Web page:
Not too bad, but not great. A substantial part of the appeal of the episode was in seeing the non-accelerated members of the crew frozen in time, but the adaptation doesn’t convey the same feeling.

Bread and Circuses

The Enterprise finds a planet that has developed remarkably similarly to Earth, except that it is ruled by a modern version of the Roman empire. This is cited as an example of Hodgkin’s Law of Parallel Planetary Development–utter nonsense, of course, and not even consistent with other episodes.

As with “Wink of an Eye”, above, and as I said of “A Piece of the Action” in my review of Star Trek 4, much of the good in this episode was in the seeing, so the adaptation isn’t as interesting.

Day of the Dove

The crew of the Enterprise and of a Klingon ship are brought together by an energy being that feeds on hatred. They eventually drive it off by laughing at it.

That summary sounds pretty bad, but it’s a fairly good story, really. Incidentally, this is the first appearance of Kang, who later figures into stories in DS9 and Voyager.

Plato’s Stepchildren

The Enterprise, responding to a distress call, finds a planet where the thirty-eight inhabitants have psychokinetic powers. Their leader Parmen, who is gifted with the strongest power, is ill, and McCoy must save him. Once restored, Parmen is unwilling to let McCoy go–and in any case secretly intends to destroy the Enterprise rather than allow them to leave with knowledge of the planet’s location.

This episode didn’t have much going for it other than watching the actors pretend to be moved by external forces–including the famous kiss between Uhura and Kirk. The theme is simple: power corrupts. The plot resolves conveniently and Kirk rides off into the sunset.

In summary

This volume has a few good stories, and a few middling ones. I don’t know if Blish’s writing is stronger in this one, or if absence has made my heart grow fonder (it has been about two years since my review of Star Trek 10, after all), but I think even the lesser stories were pretty enjoyable. If novelizations are your thing, Star Trek 11 is a good entry in the series.

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Spockanalia #1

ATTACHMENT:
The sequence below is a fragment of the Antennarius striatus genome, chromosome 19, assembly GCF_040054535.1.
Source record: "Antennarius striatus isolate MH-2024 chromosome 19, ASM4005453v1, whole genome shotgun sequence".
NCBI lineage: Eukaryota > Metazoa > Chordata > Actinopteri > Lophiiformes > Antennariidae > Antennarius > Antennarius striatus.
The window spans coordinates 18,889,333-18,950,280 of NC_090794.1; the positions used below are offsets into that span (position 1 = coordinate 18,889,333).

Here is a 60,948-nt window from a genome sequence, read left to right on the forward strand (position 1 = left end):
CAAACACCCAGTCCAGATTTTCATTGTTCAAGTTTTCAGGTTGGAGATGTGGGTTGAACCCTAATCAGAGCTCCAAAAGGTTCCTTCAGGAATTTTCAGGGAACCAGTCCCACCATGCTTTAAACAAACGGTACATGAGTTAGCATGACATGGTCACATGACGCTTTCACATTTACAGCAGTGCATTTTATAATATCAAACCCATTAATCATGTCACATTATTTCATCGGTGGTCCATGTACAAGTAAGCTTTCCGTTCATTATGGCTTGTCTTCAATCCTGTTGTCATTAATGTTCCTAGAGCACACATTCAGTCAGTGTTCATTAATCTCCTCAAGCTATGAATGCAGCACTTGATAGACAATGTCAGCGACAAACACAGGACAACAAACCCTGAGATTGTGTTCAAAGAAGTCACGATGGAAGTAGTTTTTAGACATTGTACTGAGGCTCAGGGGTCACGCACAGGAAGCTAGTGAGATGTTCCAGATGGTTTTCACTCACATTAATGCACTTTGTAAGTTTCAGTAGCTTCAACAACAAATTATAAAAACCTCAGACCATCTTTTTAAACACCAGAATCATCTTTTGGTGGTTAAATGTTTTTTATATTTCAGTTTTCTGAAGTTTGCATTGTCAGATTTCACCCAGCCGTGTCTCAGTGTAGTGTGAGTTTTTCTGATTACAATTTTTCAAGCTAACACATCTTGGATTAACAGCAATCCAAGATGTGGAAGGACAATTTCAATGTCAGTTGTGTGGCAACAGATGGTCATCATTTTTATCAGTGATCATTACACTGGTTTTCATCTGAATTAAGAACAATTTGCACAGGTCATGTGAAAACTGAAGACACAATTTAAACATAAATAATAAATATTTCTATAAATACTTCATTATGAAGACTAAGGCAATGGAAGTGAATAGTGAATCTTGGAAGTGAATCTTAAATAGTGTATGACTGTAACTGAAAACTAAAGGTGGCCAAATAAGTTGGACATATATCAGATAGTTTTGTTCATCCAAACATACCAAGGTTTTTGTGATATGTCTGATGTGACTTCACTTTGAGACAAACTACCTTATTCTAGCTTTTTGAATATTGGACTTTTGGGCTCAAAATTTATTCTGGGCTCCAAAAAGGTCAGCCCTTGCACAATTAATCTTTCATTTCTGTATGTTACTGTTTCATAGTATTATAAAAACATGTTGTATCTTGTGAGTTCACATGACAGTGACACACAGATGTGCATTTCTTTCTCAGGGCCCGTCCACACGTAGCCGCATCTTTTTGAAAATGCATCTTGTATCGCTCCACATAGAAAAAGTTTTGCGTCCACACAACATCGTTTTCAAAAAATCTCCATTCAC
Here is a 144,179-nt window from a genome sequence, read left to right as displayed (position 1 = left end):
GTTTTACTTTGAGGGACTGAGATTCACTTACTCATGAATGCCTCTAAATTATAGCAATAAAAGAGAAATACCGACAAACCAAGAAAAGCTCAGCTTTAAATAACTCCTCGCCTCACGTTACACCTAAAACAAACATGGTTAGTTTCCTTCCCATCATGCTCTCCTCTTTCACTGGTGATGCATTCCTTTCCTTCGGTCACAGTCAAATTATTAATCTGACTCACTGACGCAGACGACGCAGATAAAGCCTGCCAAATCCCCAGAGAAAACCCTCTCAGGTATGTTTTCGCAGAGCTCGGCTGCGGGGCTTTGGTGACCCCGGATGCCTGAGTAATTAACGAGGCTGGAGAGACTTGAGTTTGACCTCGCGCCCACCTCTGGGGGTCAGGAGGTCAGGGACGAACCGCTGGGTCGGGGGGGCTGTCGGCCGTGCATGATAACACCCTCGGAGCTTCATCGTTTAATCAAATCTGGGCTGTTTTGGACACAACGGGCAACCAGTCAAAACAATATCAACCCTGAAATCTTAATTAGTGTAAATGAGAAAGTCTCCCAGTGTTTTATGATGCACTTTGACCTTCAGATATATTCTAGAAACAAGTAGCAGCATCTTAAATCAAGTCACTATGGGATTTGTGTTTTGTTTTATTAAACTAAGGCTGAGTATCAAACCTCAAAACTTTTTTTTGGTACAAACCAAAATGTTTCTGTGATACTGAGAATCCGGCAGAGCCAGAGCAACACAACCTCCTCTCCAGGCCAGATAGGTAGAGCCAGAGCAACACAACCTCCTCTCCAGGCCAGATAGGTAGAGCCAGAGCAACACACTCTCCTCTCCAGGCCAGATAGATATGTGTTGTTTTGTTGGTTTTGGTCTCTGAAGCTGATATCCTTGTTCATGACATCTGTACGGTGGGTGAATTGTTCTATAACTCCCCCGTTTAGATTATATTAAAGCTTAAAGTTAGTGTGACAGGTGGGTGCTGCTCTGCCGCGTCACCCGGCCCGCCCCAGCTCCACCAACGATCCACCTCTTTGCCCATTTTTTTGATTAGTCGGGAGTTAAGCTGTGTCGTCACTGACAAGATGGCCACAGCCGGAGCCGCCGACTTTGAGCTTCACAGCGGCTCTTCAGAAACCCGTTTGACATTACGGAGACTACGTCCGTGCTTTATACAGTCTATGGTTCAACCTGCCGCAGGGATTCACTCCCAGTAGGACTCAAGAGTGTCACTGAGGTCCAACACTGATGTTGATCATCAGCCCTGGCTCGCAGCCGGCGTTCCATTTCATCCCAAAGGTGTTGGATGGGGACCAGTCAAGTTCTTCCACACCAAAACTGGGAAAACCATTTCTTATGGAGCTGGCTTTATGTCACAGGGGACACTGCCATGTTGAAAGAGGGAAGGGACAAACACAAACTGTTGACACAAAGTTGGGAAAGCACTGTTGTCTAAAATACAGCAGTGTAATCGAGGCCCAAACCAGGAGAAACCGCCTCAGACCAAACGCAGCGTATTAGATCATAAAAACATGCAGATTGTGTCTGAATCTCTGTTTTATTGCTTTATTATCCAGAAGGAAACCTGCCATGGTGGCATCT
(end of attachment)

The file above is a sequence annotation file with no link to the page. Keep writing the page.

Posted by Tracy Poff on August 16, 2017

Spockanalia #1, published in September 1967, is the first issue of Spockanalia, a fairly important Star Trek fanzine. You can get some more detail about the series as a whole (and fanzines in general) from my previous post on the subject, written in September of last year. Then, I wrote about the little bit of Spockanalia that I had access to, and noted that I’d revisit it if I could learn more. Good news: I’ve recently gained access to Spockanalia, thanks to the Sandy Hereld Collection at Texas A&M, so here is the promised update. In my previous post, I wrote about “The Territory of Rigel”, “Spock Shock”, “Vulcans and Emotions”, and “Kirk and Spock”. I’ll copy here what I wrote then, with any additions and updates, interleaved with the new material.

Since this is the inaugural issue, I will give a brief summary of every item published in this issue, with notes and quotations when something is of particular interest. I will probably not be quite as thorough in my posts on subsequent issues, unless there is demand for it.

Lettercol

The issue opens with a letter from Leonard Nimoy, wishing the editors luck: “I sincerely hope that your magazine will be a success, and want to thank you very much for your interest in STAR TREK and MR. SPOCK.”.

The Territory of Rigel

Following the lettercol is printed “The Territory of Rigel”, a song written by Dorothy Jones. She introduces it as “a piece supposed to have been written by Spock, many years ago.” She describes it as a “Vulcan form called ni var” which “means literally ‘two form’ . . . a piece comparing and contrasting two different things or two aspects of the same thing.” This term would get a nod 35 years later in the Star Trek: Enterprise episode “Shadows of P’Jem”, as the name of a Vulcan starship. “The Territory of Rigel” is reprinted in Verba’s Boldly Writing. It’s an interesting exercise, but not to my taste as poetry.

Off the Top

A news and editorial section. First, it speculates on the upcoming episode, “Amok Time”, the second season opener:

In the course of the program, Spock will meet his assigned wife, for the purpose of satisfying the Vulcan septennial mating drive.
Vulcans – or at least Vulcan males (at the moment, we’re not quite sure which) must experience sex every seven years, or die.

We have been told that the story is handled with the same care and skill that made Star Trek our favorite program in its
first season. Look out, September 15th – here we come!

After this, it is reported that certain broadcasters have been cutting material from the episodes in order to make more room for commercials, including a section of about thirty seconds from “Dagger of the Mind”. Readers are encouraged to write to WNBC-TV to protest.

After some trivia about Spock and McCoy, Leonard Nimoy’s album “Leonard Nimoy presents Mr. Spock’s Music from Outer Space” is announced, plus the upcoming single “The Ballad of Bilbo Baggins/Cotton Candy”, and a movie is mention in which Nimoy starred (and which he co-produced), Deathwatch.

Readers are then exhorted to continue the letter-writing campaign to ensure Trek‘s renewal.

Last, it is hinted that there may be a Spockanalia #2 in the future.

A Most Illogical Song

A song by Shirley Meech, Kathy Bushman, and Sherna Comerford about wishing to be near to Spock. It begins: “I wish I was on board the Enterprise.”